Wednesday, June 6, 2012

Capturing memorable conversations

Conversations with a 3 ½ year old can get pretty interesting, especially when everything I say is followed by a “why” from her. I see many people post conversions with their kids on Facebook, but we are very likely to forget about it later and the kids won't get to look back at the early exchanges with their parents.

Many people video record conversations, and parents would have had no recollection of the event were it not captured on video. But these are usually an interview-style format, where the parent asks a set of questions or tells the kids to perform some trick. But writing conversations down in the scrapbook is another option, especially if it is an impromptu exchange that didn't get recorded. After all, you can't predict when memorable moments are going to happen.

You should write it down within a few hours when all the details are still fresh. If you don't have the time right away, just type it into a word processor and make the page later (that's what I did). Then you can add pictures and your own comments later when you have the time. Here's how mine went:

Mommy, why are you rubbing your eyes?
Me: Because I'm tired.
Sophia: Why?
Me: Because it's night time.
Sophia: Why?
Me: Because the sun went down.
Sophia: Why?
Me: Well... it just looks like the sun went down... Actually (grabbing two balls), the earth is spinning in relation to the sun, like this. When we are facing the sun, it's daytime. Then, the earth spins around and it looks like the sun is going down from our perspective, then it disappears and it's night time. The earth is also going around the sun. When it's over there, it's winter time and its cold. When it come back over this way, it's summer and it's warm out. That's when we can go outside and have fun.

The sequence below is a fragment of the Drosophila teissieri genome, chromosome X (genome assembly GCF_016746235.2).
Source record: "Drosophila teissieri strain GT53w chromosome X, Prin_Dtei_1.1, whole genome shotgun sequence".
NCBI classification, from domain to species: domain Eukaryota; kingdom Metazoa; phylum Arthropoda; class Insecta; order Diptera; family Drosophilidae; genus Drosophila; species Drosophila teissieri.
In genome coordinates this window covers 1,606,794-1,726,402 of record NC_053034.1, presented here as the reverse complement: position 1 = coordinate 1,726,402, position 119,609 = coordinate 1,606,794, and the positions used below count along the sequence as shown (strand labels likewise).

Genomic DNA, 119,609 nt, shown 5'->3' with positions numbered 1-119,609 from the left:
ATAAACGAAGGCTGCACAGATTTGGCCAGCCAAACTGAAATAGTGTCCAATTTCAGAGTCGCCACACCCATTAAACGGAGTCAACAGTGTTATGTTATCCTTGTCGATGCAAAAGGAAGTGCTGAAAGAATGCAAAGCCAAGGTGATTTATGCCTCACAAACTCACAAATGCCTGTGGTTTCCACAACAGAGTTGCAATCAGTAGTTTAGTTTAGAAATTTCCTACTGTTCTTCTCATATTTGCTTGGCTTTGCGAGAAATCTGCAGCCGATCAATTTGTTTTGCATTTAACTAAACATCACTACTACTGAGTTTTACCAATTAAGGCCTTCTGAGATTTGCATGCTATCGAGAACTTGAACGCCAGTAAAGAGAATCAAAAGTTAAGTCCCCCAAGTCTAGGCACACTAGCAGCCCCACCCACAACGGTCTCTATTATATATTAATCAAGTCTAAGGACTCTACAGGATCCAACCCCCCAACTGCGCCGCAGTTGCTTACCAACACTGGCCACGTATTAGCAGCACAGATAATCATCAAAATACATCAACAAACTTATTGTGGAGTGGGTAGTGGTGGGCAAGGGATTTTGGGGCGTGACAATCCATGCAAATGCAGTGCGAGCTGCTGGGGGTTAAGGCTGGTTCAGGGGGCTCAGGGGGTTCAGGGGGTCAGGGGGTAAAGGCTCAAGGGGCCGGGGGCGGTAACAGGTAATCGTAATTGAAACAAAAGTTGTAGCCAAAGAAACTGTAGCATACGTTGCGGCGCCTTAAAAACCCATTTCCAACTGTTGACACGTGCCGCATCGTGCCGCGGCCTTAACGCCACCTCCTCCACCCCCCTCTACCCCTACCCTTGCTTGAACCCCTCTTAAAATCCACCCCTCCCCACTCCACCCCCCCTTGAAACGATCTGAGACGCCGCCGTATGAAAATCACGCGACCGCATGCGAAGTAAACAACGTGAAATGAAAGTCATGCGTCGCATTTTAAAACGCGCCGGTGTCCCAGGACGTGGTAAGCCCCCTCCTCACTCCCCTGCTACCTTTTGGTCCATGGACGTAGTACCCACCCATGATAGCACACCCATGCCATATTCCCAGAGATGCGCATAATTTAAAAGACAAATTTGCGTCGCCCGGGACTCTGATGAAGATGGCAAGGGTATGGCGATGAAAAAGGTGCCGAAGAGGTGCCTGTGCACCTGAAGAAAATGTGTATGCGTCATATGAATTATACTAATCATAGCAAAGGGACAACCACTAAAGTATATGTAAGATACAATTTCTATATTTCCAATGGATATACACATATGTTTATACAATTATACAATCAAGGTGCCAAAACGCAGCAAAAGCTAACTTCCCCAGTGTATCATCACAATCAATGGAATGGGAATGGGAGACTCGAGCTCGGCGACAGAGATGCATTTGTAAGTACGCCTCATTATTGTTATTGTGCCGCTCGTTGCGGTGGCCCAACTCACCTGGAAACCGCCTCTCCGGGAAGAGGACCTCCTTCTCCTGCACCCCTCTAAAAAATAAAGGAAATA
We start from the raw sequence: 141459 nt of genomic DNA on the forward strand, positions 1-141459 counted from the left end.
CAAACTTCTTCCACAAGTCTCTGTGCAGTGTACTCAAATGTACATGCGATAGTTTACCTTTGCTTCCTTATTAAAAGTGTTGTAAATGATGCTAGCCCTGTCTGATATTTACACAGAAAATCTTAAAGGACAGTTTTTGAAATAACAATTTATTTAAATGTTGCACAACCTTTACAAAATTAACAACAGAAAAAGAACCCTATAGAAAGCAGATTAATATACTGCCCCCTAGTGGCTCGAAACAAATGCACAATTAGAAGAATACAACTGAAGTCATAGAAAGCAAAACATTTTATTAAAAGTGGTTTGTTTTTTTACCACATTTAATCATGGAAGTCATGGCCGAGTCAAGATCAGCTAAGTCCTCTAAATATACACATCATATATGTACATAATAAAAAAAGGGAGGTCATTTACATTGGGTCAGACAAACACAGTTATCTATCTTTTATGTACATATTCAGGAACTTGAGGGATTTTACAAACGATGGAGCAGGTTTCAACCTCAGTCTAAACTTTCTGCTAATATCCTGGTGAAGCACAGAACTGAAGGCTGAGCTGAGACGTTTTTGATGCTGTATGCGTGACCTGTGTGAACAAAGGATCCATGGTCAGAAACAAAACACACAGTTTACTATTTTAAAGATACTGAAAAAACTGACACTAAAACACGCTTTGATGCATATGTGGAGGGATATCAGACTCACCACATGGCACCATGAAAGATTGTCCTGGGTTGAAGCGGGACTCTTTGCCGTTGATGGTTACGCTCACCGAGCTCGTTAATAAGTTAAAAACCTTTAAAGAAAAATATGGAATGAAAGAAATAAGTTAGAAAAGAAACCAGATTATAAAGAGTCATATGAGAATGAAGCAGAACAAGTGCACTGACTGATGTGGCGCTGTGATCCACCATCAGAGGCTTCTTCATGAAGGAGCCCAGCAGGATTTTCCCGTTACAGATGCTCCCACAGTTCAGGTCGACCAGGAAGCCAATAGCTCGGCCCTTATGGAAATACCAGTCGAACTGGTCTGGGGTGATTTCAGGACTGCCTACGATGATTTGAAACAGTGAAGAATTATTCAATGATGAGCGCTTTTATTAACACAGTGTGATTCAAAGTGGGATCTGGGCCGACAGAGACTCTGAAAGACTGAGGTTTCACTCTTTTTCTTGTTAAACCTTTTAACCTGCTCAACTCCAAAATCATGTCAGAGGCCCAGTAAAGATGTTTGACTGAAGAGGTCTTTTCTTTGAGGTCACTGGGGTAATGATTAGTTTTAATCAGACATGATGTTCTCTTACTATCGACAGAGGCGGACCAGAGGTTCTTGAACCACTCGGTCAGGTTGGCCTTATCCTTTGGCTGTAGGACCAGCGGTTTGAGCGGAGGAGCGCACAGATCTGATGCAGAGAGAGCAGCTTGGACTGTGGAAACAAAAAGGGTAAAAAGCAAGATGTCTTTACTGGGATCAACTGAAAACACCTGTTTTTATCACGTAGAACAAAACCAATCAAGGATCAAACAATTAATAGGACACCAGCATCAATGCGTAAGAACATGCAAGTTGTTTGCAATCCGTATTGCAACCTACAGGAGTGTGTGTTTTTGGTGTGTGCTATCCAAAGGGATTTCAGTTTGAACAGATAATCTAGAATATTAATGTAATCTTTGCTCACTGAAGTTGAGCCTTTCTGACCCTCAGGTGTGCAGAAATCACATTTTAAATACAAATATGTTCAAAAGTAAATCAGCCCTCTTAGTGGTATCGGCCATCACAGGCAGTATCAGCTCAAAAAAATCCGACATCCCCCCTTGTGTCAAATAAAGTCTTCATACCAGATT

Sophia: Can we go to the zoo tomorrow?
Me: (Breathing a sigh of relief) Yes! Let's see the animals tomorrow.

It's amazing how a simple string of “WHY's” can lead into deep conversation, challenging my own intellect and understanding of the world around me. All kids go through this stage. And WHY do they go through the “WHY” stage? I suppose it's curiosity. Perhaps the more important question is WHY do they stop saying “WHY.” Some kids never stop asking WHY, and they go on to get their Ph.D.'s and talk about things that very few people understand. I certainly wouldn't want to inhibit my childrens' innate curiosity, so I try to avoid empty responses such as “just because.” I prefer to give the humbling but honest answer of “I don't know.” Though it may shatter their image of me as the all-knowing authoritative figure in their life, that's ok. They're not my creation and I have no right to hold them back. As for now, I answer to the best of my ability until I lose my little Socrates and she changes the subject.